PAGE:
Wednesday, June 16, 2010

Training in Death Valley

(A view from Zabriskie Point last Thursday, when entering the valley, click to view full image)

Since getting that hydration cleared up, I went down to Death Valley to train on the course with 20 year old veteran Nickademus Hollon (, who set the age record for the course at 19 last year. After a series of unforunate events (revolving around repairs of absurd maintenance issues in my new condo) kept me in Utah until this past Friday, I ended up driving out to Death Valley and getting there late Friday night. After camping out in Panamint Valley (part of Death Valley's protected area and the 2nd valley of the Badwater course, from mile 60 to 90), we woke up early Saturday, spent the morning and early afternoon hiking around the valley and exploring old mines, and then went running later in the afternoon.

After having a morning of moderate physical activity, running seemed like a moderately enjoyable activity, but not like something that I was really craving. Nevertheless, I started out at the top of Towne's Pass at 4956', 60 miles into the course, and ran the first 9.5 miles down the pass solo until I met up with Nick just before mile 70 of the Badwater course. Despite it only being around 95 degrees, I had fully drained a bottle and was probably already somehwat down on water, so I grabbed a new bottle, drained it in the next 4 miles while we were running, and continued on. While it wasn't particularly hot, it was surprisingly humid for being in the desert, and it wasn't entirely comfortable to run in. When we got to Panimint Springs, 14 miles in, I took a quick bathroom break, and we were off on the neverending climb out of Panimint Valley to Darwin.

Before writing more, I should mention that shortly into the descent from Towne's Pass, I looked up and realized that I could see all the way to the mountain region marking the finish of the course, the Sierra Nevada, 75 miles in the distance. Such an idea was incredibly overwhelming, so on the way up the Panimint grade, I found myself thinking more and more about how excruciatingly painful 135 miles was going to be and it got to me mentally for a few miles around 20 miles in. Fortunately, Nick's mom Marina was there to forcefeed me with gels, m&ms, and cookies (which is always a good thing on long runs) and give me water, so I quickly bounced back.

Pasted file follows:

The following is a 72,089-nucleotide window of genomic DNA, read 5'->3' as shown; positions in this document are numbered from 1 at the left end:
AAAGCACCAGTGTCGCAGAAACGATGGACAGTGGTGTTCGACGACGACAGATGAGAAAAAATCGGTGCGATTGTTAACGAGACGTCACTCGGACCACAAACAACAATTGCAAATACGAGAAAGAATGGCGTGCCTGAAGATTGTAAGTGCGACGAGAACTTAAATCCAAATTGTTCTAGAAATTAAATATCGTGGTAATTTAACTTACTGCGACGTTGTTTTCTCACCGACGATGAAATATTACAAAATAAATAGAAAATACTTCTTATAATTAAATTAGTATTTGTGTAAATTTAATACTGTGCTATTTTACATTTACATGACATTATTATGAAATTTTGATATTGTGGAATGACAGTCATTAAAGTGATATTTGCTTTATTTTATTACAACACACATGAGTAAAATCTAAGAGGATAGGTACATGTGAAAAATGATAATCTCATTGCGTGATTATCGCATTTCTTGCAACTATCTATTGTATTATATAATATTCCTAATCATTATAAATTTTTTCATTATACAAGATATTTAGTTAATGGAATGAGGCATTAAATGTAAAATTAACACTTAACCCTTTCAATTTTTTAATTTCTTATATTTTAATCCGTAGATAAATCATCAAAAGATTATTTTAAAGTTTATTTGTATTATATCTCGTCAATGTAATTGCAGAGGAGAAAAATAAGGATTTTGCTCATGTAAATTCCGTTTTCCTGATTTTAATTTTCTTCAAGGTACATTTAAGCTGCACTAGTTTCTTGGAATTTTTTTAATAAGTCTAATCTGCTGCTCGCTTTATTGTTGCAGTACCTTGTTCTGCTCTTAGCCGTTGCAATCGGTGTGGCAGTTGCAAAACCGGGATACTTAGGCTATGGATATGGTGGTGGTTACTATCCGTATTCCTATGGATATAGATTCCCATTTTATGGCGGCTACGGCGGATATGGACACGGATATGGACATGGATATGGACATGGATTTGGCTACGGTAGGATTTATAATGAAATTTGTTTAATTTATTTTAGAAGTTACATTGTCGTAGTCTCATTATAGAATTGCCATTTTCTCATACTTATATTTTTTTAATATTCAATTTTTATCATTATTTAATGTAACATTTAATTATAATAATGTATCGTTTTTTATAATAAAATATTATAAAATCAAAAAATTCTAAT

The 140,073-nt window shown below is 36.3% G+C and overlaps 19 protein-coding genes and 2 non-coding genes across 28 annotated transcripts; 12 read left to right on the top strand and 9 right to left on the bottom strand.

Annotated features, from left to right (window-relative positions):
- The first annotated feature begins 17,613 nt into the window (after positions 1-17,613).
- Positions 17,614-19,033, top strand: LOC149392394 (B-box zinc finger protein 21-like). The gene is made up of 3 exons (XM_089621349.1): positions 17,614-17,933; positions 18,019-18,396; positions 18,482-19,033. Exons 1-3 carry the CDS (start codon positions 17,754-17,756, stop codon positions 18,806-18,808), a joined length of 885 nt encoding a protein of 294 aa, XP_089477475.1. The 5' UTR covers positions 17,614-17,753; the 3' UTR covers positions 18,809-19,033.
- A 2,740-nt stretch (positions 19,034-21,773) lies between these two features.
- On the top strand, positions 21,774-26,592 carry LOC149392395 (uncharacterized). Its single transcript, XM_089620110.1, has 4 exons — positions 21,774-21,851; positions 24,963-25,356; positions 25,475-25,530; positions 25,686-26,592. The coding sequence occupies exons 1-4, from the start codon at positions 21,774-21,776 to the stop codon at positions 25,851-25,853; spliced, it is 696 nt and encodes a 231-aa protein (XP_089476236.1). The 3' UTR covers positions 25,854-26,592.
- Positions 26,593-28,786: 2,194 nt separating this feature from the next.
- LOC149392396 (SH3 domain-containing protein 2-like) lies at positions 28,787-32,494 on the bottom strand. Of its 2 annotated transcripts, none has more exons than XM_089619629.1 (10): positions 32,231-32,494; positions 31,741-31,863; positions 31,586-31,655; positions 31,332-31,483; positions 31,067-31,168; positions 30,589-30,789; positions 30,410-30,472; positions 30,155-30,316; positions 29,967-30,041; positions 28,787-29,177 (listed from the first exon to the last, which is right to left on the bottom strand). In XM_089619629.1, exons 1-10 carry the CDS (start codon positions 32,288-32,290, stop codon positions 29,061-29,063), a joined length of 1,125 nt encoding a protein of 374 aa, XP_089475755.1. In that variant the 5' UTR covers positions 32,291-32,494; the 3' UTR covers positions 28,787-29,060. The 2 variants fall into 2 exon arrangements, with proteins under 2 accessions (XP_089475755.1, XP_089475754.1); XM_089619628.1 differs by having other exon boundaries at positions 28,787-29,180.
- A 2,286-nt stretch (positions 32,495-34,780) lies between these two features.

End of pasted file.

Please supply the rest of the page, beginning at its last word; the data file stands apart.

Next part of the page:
This sort of mental low is a little uncommon in training, but it's something that ALWAYS happens in runs over 50 miles, so it was good to experience that in training on a 30 miler and now remember going into the racing season how it was just a mental low that quickly went away.

I am feeling physically prepared for the strenuous Western States 100/Badwater double I have coming up. Most importantly, I am mentally prepared for it. Western States 100 will not be easy, but I am doing my best to consider it a "warmup for Badwater" to make final mental preparations. Obviously, running 100 miles 16 days before running 135 miles is not the best physical preparation possible, but I will be looking to just barely squeak in under 24 hours to get the silver buckle without having to go any faster than possible. Yeah, yeah, my PR is only in the 22s, but I'm a lot more physically and mentally prepared than I was for any of my previous 100s. I almost had all the pieces put together for my last 100 and ran the first 75 miles on par for a PR before absolutely breaking in the last 25 despite it being a course somewhere around 5-6 hours slower than my previous 2. I know exactly which pieces were missing, however, and they have been corrected, so I am positive that I will be able to run strongly the entire way through WS100, get myself a Silver Buckle, and be fully fresh 16 days later when the race of a lifetime starts.

In the mean time, here's a nice picture from the Badwater course, taken while driving back home on Sunday.

1 comment:

  1. Hey, Good Luck on your 2 upcoming races. It sounds like you should do great.